VS.

Hock vs. Hork

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  • Hock (noun)

    A Rhenish wine, of a light yellow color, either sparkling or still, from the Hochheim region; often applied to all Rhenish wines.

  • Hock (noun)

    The tarsal joint of a digitigrade quadruped, such as a horse, pig or dog.

  • Hock (noun)

    Meat from that part of a food animal.

  • Hock (noun)

    Pawn, obligation as collateral for a loan.

    "He needed $750 to get his guitar out of hock at the pawnshop."

  • Hock (noun)

    Debt.

    "They were in hock to the bank for $35 million."

  • Hock (noun)

    Installment purchase.

  • Hock (noun)

    Prison.

  • Hock (noun)

    To cough heavily, esp. causing uvular frication.

  • Hock (noun)

    To cough while the vomit reflex is triggered; to gag.

  • Hock (verb)

    To disable by cutting the tendons of the hock; to hamstring; to hough.

  • Hock (verb)

    To leave with a pawnbroker as security for a loan.

  • Hock (verb)

    To bother; to pester; to annoy incessantly

  • Hork (verb)

    To foul up; to be occupied with difficulty, tangle, or unpleasantness; to be broken.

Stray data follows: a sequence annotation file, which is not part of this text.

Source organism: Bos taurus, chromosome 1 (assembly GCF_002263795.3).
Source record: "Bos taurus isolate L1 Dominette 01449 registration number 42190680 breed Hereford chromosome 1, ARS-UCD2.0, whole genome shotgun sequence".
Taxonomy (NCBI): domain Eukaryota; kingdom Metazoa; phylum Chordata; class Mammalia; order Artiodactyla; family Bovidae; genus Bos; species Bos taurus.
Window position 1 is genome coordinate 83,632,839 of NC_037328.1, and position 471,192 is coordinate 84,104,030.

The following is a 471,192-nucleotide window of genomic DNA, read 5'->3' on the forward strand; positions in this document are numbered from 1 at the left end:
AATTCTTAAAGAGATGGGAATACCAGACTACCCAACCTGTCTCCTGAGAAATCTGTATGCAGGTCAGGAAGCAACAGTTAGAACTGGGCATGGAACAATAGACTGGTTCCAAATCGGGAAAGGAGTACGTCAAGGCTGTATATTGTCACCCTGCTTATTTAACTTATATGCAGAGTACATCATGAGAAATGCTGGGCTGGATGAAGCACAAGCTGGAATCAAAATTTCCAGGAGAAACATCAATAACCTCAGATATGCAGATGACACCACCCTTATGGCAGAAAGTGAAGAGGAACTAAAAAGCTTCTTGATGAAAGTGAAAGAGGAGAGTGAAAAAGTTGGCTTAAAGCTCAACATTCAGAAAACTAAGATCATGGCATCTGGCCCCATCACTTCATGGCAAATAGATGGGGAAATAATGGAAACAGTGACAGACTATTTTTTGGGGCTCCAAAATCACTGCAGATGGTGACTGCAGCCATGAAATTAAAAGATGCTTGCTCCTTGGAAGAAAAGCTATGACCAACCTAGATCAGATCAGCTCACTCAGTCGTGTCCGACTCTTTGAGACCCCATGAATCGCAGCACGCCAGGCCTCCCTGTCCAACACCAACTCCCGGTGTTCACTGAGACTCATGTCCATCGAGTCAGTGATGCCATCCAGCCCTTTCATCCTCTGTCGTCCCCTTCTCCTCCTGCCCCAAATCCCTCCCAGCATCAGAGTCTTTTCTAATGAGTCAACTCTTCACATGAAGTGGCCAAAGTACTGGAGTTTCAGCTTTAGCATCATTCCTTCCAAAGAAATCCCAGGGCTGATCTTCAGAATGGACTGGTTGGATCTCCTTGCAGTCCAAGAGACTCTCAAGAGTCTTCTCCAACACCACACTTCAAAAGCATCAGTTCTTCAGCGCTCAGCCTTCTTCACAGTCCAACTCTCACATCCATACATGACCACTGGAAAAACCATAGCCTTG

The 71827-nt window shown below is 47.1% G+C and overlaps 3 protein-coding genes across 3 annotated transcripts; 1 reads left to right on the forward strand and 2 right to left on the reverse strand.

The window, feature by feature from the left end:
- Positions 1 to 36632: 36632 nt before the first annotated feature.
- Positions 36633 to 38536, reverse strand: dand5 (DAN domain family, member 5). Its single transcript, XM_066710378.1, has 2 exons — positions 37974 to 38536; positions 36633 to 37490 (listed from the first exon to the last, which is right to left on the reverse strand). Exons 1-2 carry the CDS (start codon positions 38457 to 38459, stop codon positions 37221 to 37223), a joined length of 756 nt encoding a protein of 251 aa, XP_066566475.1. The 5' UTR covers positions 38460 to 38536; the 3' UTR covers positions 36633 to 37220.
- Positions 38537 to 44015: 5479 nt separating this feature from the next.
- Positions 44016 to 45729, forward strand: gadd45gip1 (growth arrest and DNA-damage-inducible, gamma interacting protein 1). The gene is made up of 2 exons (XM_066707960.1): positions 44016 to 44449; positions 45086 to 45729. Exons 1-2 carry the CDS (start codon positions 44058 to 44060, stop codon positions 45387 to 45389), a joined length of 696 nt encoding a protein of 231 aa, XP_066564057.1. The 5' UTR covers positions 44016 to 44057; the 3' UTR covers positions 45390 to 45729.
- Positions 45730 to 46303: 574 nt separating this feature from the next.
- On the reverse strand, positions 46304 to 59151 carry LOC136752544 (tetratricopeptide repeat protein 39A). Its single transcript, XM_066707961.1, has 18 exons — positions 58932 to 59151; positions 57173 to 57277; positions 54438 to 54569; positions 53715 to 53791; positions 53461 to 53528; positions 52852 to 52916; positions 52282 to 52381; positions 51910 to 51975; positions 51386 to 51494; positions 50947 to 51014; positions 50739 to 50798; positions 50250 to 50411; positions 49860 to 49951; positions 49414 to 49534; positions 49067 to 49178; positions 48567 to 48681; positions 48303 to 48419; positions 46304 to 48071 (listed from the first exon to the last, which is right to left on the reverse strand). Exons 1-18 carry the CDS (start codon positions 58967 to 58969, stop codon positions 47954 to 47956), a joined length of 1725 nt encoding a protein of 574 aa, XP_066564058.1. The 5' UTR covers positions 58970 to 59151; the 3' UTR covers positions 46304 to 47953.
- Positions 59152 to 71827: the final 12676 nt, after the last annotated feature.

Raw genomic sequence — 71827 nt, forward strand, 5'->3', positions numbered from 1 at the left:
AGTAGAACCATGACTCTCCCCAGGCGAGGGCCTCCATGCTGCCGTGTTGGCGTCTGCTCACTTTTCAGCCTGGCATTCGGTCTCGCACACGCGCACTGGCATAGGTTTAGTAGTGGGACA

"I downloaded the program, but something is horked and it won't load."

  • Hork (verb)

    To steal, especially petty theft or misnomer in jest.

    "Can I hork that code from you for my project?"

  • Hork (verb)

    To vomit, cough up.

  • Hork (verb)

    To throw.

    "Let's go hork pickles at people from the back row of the movie theatre."

  • Hork (verb)

    To eat hastily or greedily; to gobble.

    "I don't know what got into her, but she horked all those hoagies last night!"

  • Hork (verb)

    To move.

    "Go hork the kegs from out back."

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Webster Dictionary
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Princeton's WordNet

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